Canadian journalist Tanya Talaga investigates a series of tragic deaths among First Nations youth in Seven Fallen Feathers: Racism, Death, and Hard Truths in a Northern City. She walks a fine line between emotion and distance, based on her own connections as a member of the First Nations. As a reader, it was hard to find distance. I got caught up in the emotions of the story, which made it both more important and harder to read.
On the other hand, feeling the intensity of the situation helped me see the desperation the indigenous community feels. And the anger. This is a book about seven families and the death of their child. But more than that, it’s about the failure of Canada’s people and government to treat its First Nations people with respect and dignity. The simple dignity of a proper K-12 education in the town where your family lives. The respect to be considered 100% a full person by all. And deserving both dignity and respect when tragedy strikes, and the police need to investigate.
None of this happened effectively in the cases of these seven indigenous high school students. They came to Thunder Bay, Ontario to attend high school, since there wasn’t a good option near their homes further North. Some of them didn’t speak English at all but were expected to navigate an unfamiliar setting. They lived with host families but mostly didn’t have true supervision. And, as teens will do, they rebelled as they had the chance.
I knew this would be a rough read when I started it. But I had no idea how rough it would actually be. Honestly, I just ached for these families. Talaga tells the kids’ stories, of course. But she also explains what losing their child was like for the parents and other close relatives. So many people in each indigenous community were affected by the deaths. And in some cases, the situations overlapped, so that doubled the grief.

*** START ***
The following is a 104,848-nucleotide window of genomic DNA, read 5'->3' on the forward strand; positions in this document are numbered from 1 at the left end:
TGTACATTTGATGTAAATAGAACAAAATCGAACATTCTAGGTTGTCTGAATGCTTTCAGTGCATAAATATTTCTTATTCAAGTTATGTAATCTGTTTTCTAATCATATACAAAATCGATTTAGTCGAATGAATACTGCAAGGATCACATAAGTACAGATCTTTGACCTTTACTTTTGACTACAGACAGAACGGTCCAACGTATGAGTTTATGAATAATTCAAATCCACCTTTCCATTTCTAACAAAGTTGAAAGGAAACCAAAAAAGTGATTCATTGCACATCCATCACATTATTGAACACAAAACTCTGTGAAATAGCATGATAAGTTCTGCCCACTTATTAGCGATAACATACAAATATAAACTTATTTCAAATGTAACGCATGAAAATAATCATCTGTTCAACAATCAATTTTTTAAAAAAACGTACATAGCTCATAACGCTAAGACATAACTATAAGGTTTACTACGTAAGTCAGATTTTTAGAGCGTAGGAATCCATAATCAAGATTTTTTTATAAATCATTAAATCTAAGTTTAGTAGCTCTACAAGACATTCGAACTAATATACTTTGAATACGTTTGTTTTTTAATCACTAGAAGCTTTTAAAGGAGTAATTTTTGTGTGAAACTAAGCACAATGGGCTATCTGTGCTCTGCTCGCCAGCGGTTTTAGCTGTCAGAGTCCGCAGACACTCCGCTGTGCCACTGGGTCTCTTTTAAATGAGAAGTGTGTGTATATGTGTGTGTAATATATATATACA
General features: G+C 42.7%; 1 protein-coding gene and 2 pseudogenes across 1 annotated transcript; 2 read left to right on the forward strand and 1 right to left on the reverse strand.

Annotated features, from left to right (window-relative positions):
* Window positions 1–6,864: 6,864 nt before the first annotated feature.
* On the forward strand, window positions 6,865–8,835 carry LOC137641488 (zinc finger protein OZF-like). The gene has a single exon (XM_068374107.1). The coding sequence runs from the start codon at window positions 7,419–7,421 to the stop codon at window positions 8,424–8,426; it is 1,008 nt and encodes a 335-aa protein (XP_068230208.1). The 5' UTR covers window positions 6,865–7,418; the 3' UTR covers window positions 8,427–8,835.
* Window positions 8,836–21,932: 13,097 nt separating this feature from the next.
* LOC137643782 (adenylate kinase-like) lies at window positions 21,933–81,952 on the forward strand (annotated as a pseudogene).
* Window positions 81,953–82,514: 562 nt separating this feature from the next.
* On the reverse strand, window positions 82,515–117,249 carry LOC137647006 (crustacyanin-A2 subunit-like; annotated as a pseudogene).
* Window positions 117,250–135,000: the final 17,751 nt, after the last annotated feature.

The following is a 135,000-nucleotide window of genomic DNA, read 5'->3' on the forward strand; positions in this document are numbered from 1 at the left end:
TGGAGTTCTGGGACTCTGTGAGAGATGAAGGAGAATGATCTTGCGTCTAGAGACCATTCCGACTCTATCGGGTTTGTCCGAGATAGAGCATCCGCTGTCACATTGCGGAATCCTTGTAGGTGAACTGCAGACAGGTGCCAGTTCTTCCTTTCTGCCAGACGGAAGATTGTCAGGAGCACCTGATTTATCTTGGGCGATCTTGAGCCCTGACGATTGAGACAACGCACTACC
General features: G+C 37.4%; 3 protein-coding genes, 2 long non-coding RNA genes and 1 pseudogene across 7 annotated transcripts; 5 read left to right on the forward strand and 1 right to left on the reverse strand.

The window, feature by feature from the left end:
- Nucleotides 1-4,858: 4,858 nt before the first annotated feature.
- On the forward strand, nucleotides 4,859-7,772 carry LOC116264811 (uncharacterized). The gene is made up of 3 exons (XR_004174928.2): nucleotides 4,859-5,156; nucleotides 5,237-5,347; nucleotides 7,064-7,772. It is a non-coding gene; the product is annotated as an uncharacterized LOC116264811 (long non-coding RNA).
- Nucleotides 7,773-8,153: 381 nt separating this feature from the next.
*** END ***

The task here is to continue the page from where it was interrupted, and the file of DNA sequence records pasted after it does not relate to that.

After I was sad, I got mad. The Thunder Bay police, coroner and community treated these deaths like the kids were expendable. Which is criminal in and of itself. Talaga also explains why there are epidemics of addiction and suicide among the First Nations people. It’s not hard to imagine the feelings of hopelessness. But that didn’t make it easier to swallow.
If you’re a social justice reader, you must read this book. Sometimes it’s flawed, especially in flow and organization. But the heart of the matter is important. And the same problems that Talaga explains about Canada happen in the United States as well. We must all be more aware of the intergenerational trauma borne by the Native American and First Nations people.
As I read, I always think about my book pairing suggestions. This time I have a set of relationships using this book and a few related recent reads.
Braiding Sweetgrass is to Seven Fallen Feathers
what The Absolutely True Diary of a Part-Time Indian is to The Only Good Indians